The project is a first-of-its kind, intensive, long-term study of Golden Retrievers. The study will run up to 14 years, and needs 3,000 pure-bred Golden Retrievers. As of mid-November, there was space for 750 more.

Paperwork is heaviest for participating veterinarians like Dr. Mortimer. Information on each of Luna’s visits is documented and shared with the study. Her DNA is on file, and her blood drawn and tested at annual wellness visits.

“There’s a lot of monitoring and documentation, just to make sure it’s a true scientific study,” Dr. Mortimer said.

It’s a commitment for DeBurle, as well. She must ensure Luna is seen regularly for the rest of her life, and largely at her own expense. The study reimburses participants $75 a year to offset the cost of the annual checkup.

But the payoff could be big, and not just for Luna or Golden Retrievers.

“They’re hoping to use this [to understand] cancer in all dogs,” DeBurle said. “And then they have an even bigger dream of it effecting cancer research for humans.”

“The canine model has always been there for human health,” Dr. Mortimer said. “There are a lot of similarities, and we could learn a lot from each other.”

Article reposted from:
By Cayle Thompson

Keep your pet safe during the holidays

December 17th, 2014

Pet parenting can be as crazy as it is fun, especially around the holidays. Add the stress of hosting family and friends, and many pet parents end up ignoring Fido or Fluffy in favor of cooking a feast or wrapping last-minute gifts. So, how do you find balance between preparing for the holidays and tending to your pet?

Image credit: iStock/pyotr021

Rose Hamilton – Chief Marketing Officer at – offers the following tips to keep your pet top of mind during the holiday season.

  • Keep Plants and Goodies Out of Reach: Many traditional holiday plants, like poinsettias and mistletoe, can be harmful to your pet’s health, so be sure to keep these out of reach. Also, refrain from sharing specific holiday treats with your tail-wagger, particularly fruitcake and sugar-free goods, which contain dog-toxic ingredients.
  • Decorate Wisely: Holiday decor can be dangerous for pets, so it’s important to take certain precautions when decorating. Place fresh trees in discreet corners, and keep lights, ornaments and tinsel off the lower branches. Deter your pet from electrical cords by spraying the cords with lemon peel or bitter orange tea.
  • Mind Your Pet’s Manners: Heightened activity at home can affect your pet’s behavior, so it’s important to prepare. Hosting small gatherings prior to the holiday can help reinforce good manners. If you know your pet won’t hold back his excitement, set aside a safe room with a bed, water, toys and some treats where he can stay during your event.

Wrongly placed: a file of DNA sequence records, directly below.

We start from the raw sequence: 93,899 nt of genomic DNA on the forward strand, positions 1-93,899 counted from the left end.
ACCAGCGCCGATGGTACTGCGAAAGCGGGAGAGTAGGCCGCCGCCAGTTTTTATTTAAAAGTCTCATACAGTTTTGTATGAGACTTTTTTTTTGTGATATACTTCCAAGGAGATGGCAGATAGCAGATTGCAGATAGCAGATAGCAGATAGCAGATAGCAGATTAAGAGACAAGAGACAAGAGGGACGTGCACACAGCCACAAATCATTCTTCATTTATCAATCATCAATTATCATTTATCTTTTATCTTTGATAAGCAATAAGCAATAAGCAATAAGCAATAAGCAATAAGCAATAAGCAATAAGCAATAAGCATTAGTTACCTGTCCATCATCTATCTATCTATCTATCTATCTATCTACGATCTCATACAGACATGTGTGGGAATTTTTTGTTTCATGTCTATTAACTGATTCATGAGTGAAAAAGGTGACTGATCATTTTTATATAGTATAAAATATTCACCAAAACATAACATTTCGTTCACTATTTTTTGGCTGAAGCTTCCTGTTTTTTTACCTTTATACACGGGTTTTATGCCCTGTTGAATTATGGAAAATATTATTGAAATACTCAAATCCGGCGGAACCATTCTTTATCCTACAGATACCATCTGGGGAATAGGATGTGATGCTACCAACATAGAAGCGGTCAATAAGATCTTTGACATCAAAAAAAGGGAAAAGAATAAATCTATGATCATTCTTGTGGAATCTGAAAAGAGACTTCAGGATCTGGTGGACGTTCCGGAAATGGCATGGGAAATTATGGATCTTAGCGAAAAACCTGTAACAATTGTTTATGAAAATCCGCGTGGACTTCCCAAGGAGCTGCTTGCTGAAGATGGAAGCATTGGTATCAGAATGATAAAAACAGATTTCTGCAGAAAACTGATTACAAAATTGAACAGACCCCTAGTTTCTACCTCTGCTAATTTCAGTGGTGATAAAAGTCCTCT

• Get the Right Travel Gear: Crates are useful for all forms of travel, but if flying, be certain to use an airline-approved shipping crate. Take all health records with you, and ensure that your pet is wearing a collar and tag with appropriate contact information.
  • Give Back with Gifts: While toys and treats are always welcomed by our furry relatives, consider a comfortable bed or deluxe grooming session to pamper your pet instead. Older pets may especially benefit from a therapeutic bed or massage.

Article reposted from:

Scorpion Venom Can Help Save the Lives of Dogs with Cancer

December 15th, 2014

Not only can scorpion venom make us sick, but one forward whip of the creature’s tail delivers a sting that strikes like flame.

How ironic, then, that venom from a scorpion species known as the deathstalker is credited with prolonging the lives of a group of dogs, including three named Whiskey, Hot Rod and Browning.

At Washington State University, clinical trials of “tumor paint,” a product that lights up cancer cells, are proving beneficial in treating canines.

The re-engineered molecule found in the venom of the deathstalker scorpion latches onto malignant tumors, making the diseased tissue glow brightly and distinctly against normal tissues. Consequently, surgeons are better able to detect – and remove – cancerous cells while leaving healthy ones behind.

Saved a leg

Phase 1 of the trials involved administering tumor paint intravenously to 28 canine cancer patients prior to surgery, said William Dernell, professor and chair of WSU’s veterinary clinical sciences.

“These were people’s pets that had developed cancer spontaneously, not in a lab,” he said.

One of those pets was Browning, a then-10-year-old chocolate Lab who underwent surgery at WSU’s veterinary hospital to remove a large sarcoma on her leg. Using tumor paint and an infrared camera, the surgery team was able to remove the cancerous cells that glowed bright green – thereby sparing the leg from amputation, said Dernell, who oversees the clinical trials.

Browning, left, has returned to hunting, while Whiskey is chasing scorpions. (Photos by Valorie Wiss, WSU veterinary clinical sciences)

Browning, a hunting dog who lives with her owners in Spokane, was able to return to her outdoor activities.

“The fluorescent substance prefers tumor cells over normal cells, allowing us to define the borders of where a tumor begins and where it ends,” Dernell said. “We’re always hearing about some new compound that targets tumors. From what we’ve seen, this one really does.”

People, too

Pediatric oncologist Jim Olson developed and patented tumor paint at Seattle’s Fred Hutchinson Cancer Research Center as a way to help people, but also the pets they love, he said.

“Many animal tumors resemble those that arise in humans so it only makes sense for the two groups to reap the benefits that tumor paint can provide during cancer surgery,” he explained. “As WSU uses the technology to help dogs, the dogs provide information that’s applicable to human cancers.”